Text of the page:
However, the majority opinion was lengthy. Justice Breyer filed a dissenting opinion in which he was joined by Justices Kennedy, Souter, and Alito.
Lincoln Property Co. v. Roche
Defendants in a civil lawsuit filed in state court may ask a federal district court to remove the matter to federal court in that state if the defendants are not citizens of the state. This right to seek removal is part of federal diversity jurisdiction that is authorized by Congress in 28 U.S.C.A. § 1441. It is predicated on the belief that non-citizens of a state will receive a fairer hearing in federal court rather than state court. Section 1441 states that removal is permissible "only if none of the parties in interest properly joined as defendants is a citizen of the State in which [the] action [was] brought." The Supreme Court, in Lincoln Property Co. v. Roche, ___U.S.___, 126 S.Ct. 606, 163 L.Ed.2d 415 (2005), ruled that named defendants do not have to an obligation to name some other entity that they are affiliated with and show that its joinder would not destroy diversity jurisdiction and send the case back to state court.
Christophe and Juanita Roche rented an apartment in Fairfax County, Virginia. The complex known as Westwood Village was managed by Lincoln Property Company. The Roches discovered toxic mold in the apartment, which can lead to serious health problems. Investigators concluded that the mold spores were airborne in the apartment and had contaminated carpeting and fabric-covered surfaces. The couple moved out of the unit while it was decontaminated, leaving their personal property in the care of Lincoln and the mold removal firm. The Roches later filed separate but similar civil lawsuits in Virginia state court against Lincoln and the State of Wisconsin Investment Board, which allegedly owned the apartment complex. They alleged that the mold had made them sick. They claimed memory loss, headaches, and respiratory problems as well as the alleged loss, theft, or destruction of their personal property during the period they had left the apartment. The couple sought damages for these alleged injuries.
Lincoln and the board removed the two cases to Virginia federal district court, citing diversity-of-citizenship jurisdiction under § 1441. The notice of removal stated that Lincoln was a Texas corporation with its principal headquarters in Texas. The board stated that it was an independent agency located in Wisconsin. This information had been contained in the Roches' state complaints and the Roches agreed in their federal complaints that the federal courts had jurisdiction to decide these matters. Lincoln answered the Roches' federal complaints, admitting that it managed the apartment complex in question. In addition, it did not try to avoid liability by claiming that some other entity was responsible for managing the complex. Though the Roches told the court that they would investigate to see if additional defendants needed to be joined to the lawsuit, they did not try to join any additional defendants. After discovery, the federal court granted Lincoln's motion to dismiss the case. Six days later the Roches moved the court to remand the case to state court, alleging for the first time that there was no diversity between Lincoln and them. They contended that Lincoln was not a Texas corporation but rather a partnership that had a partner residing in Virginia. The district court denied the motion after Lincoln presented documents that proved it was a Texas corporation.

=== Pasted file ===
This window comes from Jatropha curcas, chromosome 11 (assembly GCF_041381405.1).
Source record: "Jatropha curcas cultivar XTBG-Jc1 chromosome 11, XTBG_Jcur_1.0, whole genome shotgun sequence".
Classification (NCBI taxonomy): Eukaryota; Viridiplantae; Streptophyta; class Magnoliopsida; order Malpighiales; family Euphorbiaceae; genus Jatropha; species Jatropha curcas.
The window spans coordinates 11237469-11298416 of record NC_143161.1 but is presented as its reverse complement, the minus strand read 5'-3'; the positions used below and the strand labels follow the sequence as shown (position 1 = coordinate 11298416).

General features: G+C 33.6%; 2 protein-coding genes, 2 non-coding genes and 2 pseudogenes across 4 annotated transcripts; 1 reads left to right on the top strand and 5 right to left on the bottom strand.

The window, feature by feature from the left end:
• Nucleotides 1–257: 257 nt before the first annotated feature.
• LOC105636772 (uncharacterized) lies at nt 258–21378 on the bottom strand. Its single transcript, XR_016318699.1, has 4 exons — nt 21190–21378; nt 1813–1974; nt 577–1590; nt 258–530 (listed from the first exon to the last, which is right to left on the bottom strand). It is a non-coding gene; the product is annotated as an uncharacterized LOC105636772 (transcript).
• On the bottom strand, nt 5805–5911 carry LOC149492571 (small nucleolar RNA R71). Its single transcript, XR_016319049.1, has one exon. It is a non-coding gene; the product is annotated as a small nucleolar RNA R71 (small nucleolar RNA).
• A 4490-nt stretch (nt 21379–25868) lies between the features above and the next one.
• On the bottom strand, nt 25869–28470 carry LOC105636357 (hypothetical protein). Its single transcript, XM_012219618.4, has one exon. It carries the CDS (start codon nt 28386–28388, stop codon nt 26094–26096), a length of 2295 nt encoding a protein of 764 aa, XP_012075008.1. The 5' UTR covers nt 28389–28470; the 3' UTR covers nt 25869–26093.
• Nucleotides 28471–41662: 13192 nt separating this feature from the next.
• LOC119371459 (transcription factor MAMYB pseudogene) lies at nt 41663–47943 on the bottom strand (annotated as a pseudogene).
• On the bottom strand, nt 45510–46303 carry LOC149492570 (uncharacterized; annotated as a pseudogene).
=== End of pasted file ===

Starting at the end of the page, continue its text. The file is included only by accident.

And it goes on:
The Fourth Circuit Court of Appeals reversed the district court and instructed it to remand the case to Virginia state court. The appeals court agreed that Lincoln was a Texas corporation and a proper party in the action but found that Lincoln operated under "many different structures." The court believed Lincoln was a nominal party and suspected that an unidentified Virginia subsidiary was the "real and substantial party in interest." Lincoln had failed to demonstrate the nonexistence of the Virginia entity and therefore had failed to meet is burden of establishing diversity. The Supreme Court agreed to hear Lincoln's appeal because the circuit courts of appeals were divided on whether an entity not named or joined as a defendant can still be considered a real party in interest whose presence would destroy diversity.
The Court, in a unanimous decision, reversed the Fourth Circuit ruling. Justice RUTH BADER GINSBURG, writing for the Court, noted that the Roches could have kept the case in state court if they had named and served as a defendant a party that resided in Virginia. Once removed to federal court, the Federal Rules of Civil Procedure reinforced the conclusion that no additional parties needed to be named for the action to proceed. As to Lincoln's status, Justice Ginsburg pointed out that Lincoln had accepted responsibility for managing the apartment complex. Therefore, a "named defendant who admits involvement in the controversy and would be liable to pay a resulting judgment is not 'nominal' in any sense except that it is named in the complaint." The Fourth Circuit had no authority to "inquire whether some other person might have been joined as an additional or substitute defendant." It was up to the plaintiff to deal with the consequences of selecting the named parties, and not the responsibility of a defendant to name additional defendants. As "masters of their complaint," the Roches had the duty to discover and then seek permission to join other parties that might defeat diversity.